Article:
Peers will vote tonight on a watered-down amendment by the Duke of Wellington that would give ministers more time to meet the huge cost of forcing water companies to act.
But Boris Johnson’s spokesman rejected the move, insisting it still amounted to “a blank cheque” the government could not afford – even though action would only be necessary “as soon as reasonable”.
Ministers have put the bill at more than £150bn, but are facing rising public anger after Tory MPs were ordered to vote down a previous attempt to ensure “all reasonable steps” are taken to stop sewage spills.
“The amendment remains uncosted,” the prime minister’s spokesman said, adding “that would mean that every one of us taxpayers is paying, potentially, thousands of pounds each as a result.
“It’s not right to sign up a blank cheque on behalf of customers without understanding the trade-offs and the bills that would be involved.”
The rejection paves the way for peers to back the amendment later, sending it back to the Commons where the government will be under huge pressure to compromise.
It would also mean the flagship Environment Bill – first promised in 2018 – would not pass before this weekend’s crucial Cop26 summit, in a further embarrassment.
Sewage was released into rivers and streams more than 400,000 times last year – as key 84 per cent of English rivers and lakes failed to meet the government ecological targets.
There was fury when Southern Water dumped 7,400 swimming pools-worth of human waste from 17 sites in between 2010 and 2015, in what the Environment Agency called the biggest pollution case in 25 years.
The Lords backed the Duke’s previous amendment by 182 votes to 147 – but it was removed by the Commons last week by 268 votes to 204, despite 22 rebel Tories voting against their government.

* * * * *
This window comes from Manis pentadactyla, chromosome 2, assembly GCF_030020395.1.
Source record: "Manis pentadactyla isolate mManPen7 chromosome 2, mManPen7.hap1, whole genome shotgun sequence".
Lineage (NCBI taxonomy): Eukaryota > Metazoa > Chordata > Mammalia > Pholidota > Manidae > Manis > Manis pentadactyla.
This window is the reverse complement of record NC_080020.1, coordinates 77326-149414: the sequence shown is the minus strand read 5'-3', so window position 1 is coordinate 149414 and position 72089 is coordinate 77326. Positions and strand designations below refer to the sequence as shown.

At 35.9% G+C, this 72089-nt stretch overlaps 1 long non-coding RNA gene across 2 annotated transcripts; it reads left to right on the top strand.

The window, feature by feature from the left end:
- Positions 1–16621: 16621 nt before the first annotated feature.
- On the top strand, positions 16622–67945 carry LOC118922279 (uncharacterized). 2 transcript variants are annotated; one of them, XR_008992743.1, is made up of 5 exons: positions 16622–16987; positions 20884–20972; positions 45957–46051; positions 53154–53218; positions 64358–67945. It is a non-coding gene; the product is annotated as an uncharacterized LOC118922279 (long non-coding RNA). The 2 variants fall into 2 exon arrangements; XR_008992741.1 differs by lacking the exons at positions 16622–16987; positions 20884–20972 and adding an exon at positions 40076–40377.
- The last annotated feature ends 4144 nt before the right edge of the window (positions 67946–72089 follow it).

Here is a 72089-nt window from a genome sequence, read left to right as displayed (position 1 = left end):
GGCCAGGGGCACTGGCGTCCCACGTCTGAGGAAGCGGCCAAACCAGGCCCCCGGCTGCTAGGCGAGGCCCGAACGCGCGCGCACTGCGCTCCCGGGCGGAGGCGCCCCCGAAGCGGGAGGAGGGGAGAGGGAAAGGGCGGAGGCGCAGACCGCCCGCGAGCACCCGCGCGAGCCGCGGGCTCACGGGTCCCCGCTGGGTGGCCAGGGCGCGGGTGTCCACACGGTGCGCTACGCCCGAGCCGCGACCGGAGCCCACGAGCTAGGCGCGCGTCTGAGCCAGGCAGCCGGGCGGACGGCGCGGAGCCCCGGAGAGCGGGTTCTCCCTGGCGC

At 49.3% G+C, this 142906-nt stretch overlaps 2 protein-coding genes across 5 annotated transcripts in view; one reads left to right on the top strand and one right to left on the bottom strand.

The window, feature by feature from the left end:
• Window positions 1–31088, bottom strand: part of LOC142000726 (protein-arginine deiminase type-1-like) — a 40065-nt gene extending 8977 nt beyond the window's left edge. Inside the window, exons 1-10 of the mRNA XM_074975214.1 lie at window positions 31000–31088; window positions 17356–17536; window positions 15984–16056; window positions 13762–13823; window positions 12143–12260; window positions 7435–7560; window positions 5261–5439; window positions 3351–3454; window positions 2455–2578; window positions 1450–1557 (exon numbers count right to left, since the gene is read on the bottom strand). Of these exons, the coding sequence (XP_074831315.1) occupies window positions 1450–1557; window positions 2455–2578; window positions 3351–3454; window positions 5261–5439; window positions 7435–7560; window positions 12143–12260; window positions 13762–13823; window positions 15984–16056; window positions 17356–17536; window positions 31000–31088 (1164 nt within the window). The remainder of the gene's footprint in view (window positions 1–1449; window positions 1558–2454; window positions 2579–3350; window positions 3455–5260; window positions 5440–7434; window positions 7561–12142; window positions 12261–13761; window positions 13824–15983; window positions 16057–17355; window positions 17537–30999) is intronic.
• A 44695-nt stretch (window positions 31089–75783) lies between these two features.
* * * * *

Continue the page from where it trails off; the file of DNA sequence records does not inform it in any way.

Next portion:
A huge social media backlash since has seen many thousands of people write to their MP, which could increase the size of a future backbench revolt.
The No 10 spokesman claimed the “intentions of the amendment” were “already being delivered” through the Environment Bill – despite protests that sewage spills would continue.
But one senior Tory, Huw Merriman, a Sussex MP, vowed to rebel again, telling BBC News: “Our seas are unclean and unhealthy to swim in and people’s lives are blighted.
“Ultimately, my constituents have to live with this as a coastal community. I have to put them before what the government is telling me I should do.”
Labour’s shadow environment secretary, Luke Pollard, said: “The government is to blame for allowing water companies to vent raw sewage into our rivers and sea seemingly at will.”
And Hugo Tagholm, chief executive of Surfers Against Sewage, called for water companies to cut dividend payments in order to “restore our rivers and our coastlines.
“They haven’t got a right to destroy these spaces and need to take the ambitious steps to restore them – and we need to make sure the industry is not putting their profits ahead of making our spaces safe,” he said.
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